From 2010-2013 he has been a faculty member at the Matrix Academy for Electronic Music at the Experimentalstudio in Freiburg, Germany and Amsterdam, Netherlands. In the fall of 2011 he was Visiting Professor in the Department of Information and Computing Sciences at Utrecht University where he researched Jewish and Islamic chant traditions in the Netherlands. In 2011 he was a featured composer in the Zeitkunst Festival (Berlin, Germany) and at the Fromm Concerts at Harvard University where Hadavar (The Word) Version II was performed by Kai Wessel, Sven Thomas Kiebler and Kirk McNally. From 2011–2014 he has been faculty at the Tedarim Project of the Meitar Ensemble at the Center for Center For Contemporary and Electronic Music in Tel Aviv, Israel and at the International Symposium of New Music and Computer Music in Curitiba, Brazil. In 2012 he received a grant-in-aid from the Ernst von Siemens Music Foundation to compose a new composition for the Meitar Ensemble. In the same year his composition Kivrot HaTa’avah (Graves of Craving) was selected to represent Canada in the World Music Days of the ISCM and was premiered in November 2013 at the Vienna Konzerthaus as part of the Wien Modern Festival by flautist Sylvie Lacroix. In 2012 he was commissioned by violist Ralf Ehlers (Arditti Quartet) to write new work: this new composition, Salvim (Quails), was supported with a Composer Commissioning Grant from the Canada Council for the Arts and Art Mentor Foundation Lucerne and premiered at the International Symposium of New Music and Computer Music in Curitiba, Brazil. In 2012-2014 he was awarded Internal Research Grants from the University of Victoria and a grant from the Barr Ferree Fund of Princeton University to record the composition cycle Mishpatim (Laws), written from 2003-2016. In 2013 he taught at the International Masterclass for Young Composers at the Akademie Schloss Solitude in Stuttgart, Germany. In 2014 he completed a commissioned composition for the Neue Vocalsolisten, as a participant in the Mediterranean Voices Project, premiered at the Eclat Festival in Stuttgart, Germany. In 2015 completed a new piece for the Schola Heidelberg and ensemble aisthesis, premiered at the University of Heidelberg, Germany in October 2015. He is currently working on commissions from the Ultraschall Festival and the Swiss Philosophical Society.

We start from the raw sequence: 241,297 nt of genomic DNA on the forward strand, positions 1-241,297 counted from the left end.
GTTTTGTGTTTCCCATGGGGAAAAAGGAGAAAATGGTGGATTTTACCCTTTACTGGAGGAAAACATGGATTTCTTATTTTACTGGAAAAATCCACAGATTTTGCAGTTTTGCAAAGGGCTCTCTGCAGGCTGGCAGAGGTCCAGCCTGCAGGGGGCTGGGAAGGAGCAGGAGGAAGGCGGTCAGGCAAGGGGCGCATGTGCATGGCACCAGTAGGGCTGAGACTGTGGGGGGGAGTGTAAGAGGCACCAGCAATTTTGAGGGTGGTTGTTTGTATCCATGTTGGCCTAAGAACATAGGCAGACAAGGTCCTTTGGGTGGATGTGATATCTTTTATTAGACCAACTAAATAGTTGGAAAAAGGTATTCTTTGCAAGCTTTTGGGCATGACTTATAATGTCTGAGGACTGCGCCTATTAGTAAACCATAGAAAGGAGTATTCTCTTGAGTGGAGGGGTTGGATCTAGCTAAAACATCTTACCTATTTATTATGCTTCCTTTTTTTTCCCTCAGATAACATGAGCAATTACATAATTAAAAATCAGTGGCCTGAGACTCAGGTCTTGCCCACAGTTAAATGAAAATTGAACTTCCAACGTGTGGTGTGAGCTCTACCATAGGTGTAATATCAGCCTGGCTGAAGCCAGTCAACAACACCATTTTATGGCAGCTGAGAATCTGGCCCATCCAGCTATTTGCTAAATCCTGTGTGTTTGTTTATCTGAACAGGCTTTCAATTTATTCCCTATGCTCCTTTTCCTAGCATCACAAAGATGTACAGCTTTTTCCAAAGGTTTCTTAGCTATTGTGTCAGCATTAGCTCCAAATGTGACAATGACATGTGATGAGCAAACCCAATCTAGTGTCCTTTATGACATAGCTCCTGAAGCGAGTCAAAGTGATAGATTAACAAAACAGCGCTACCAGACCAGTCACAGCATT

Prof. Biró was a fellow at the Radcliffe Institute for Advanced Study, Harvard University in 2014-2015 where he worked on the completion of the composition cycle Mishpatim (Laws). The recording of the cycle, performed by Noa Frenkel, the Ensemble Surplus and the Experimentalstudio, will be released by Neos Music in 2018. In 2015 he was elected to the College of New Scholars, Artists and Scientists of the Royal Society of Canada. In 2016 – 2017 he was Artist-in-Residence at the University of Victoria Centre for Studies in Religion and Society. In 2017 Dániel Péter Biró was awarded a fellowship from the John Simon Guggenheim Memorial Foundation.
Dániel Péter Biró was co-editor of Search – Journal for New Music and Culture and co-editor (with Harald Krebs) of The String Quartets of Béla Bartók: Tradition and Legacy in Analytical Perspective (Oxford University Press: 2014). He is a founding member of the new music ensemble Tsilumos, co-organizer of the Salt New Music Festival and Symposium.
His compositions are published by Edition Gravis.